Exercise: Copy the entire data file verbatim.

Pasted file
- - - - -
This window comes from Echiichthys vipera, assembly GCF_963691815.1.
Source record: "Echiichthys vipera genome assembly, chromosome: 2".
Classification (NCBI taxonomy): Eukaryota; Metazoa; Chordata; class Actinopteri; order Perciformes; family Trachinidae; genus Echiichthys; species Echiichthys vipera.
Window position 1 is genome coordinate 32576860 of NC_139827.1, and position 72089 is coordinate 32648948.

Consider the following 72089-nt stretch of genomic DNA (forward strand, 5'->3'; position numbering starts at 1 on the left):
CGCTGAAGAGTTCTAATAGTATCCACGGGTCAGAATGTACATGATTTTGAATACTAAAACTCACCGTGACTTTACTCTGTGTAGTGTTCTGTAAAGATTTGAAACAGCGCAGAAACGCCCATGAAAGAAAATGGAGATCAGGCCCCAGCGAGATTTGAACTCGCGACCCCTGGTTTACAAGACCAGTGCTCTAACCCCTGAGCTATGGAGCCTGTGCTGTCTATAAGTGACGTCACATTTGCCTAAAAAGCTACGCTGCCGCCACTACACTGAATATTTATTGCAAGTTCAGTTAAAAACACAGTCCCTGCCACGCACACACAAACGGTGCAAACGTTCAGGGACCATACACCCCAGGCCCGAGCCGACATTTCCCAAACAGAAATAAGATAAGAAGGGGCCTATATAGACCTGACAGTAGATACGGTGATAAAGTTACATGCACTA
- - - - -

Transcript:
This window comes from Echiichthys vipera, assembly GCF_963691815.1.
Source record: "Echiichthys vipera genome assembly, chromosome: 2".
Classification (NCBI taxonomy): Eukaryota; Metazoa; Chordata; class Actinopteri; order Perciformes; family Trachinidae; genus Echiichthys; species Echiichthys vipera.
Window position 1 is genome coordinate 32576860 of NC_139827.1, and position 72089 is coordinate 32648948.

Consider the following 72089-nt stretch of genomic DNA (forward strand, 5'->3'; position numbering starts at 1 on the left):
CGCTGAAGAGTTCTAATAGTATCCACGGGTCAGAATGTACATGATTTTGAATACTAAAACTCACCGTGACTTTACTCTGTGTAGTGTTCTGTAAAGATTTGAAACAGCGCAGAAACGCCCATGAAAGAAAATGGAGATCAGGCCCCAGCGAGATTTGAACTCGCGACCCCTGGTTTACAAGACCAGTGCTCTAACCCCTGAGCTATGGAGCCTGTGCTGTCTATAAGTGACGTCACATTTGCCTAAAAAGCTACGCTGCCGCCACTACACTGAATATTTATTGCAAGTTCAGTTAAAAACACAGTCCCTGCCACGCACACACAAACGGTGCAAACGTTCAGGGACCATACACCCCAGGCCCGAGCCGACATTTCCCAAACAGAAATAAGATAAGAAGGGGCCTATATAGACCTGACAGTAGATACGGTGATAAAGTTACATGCACTA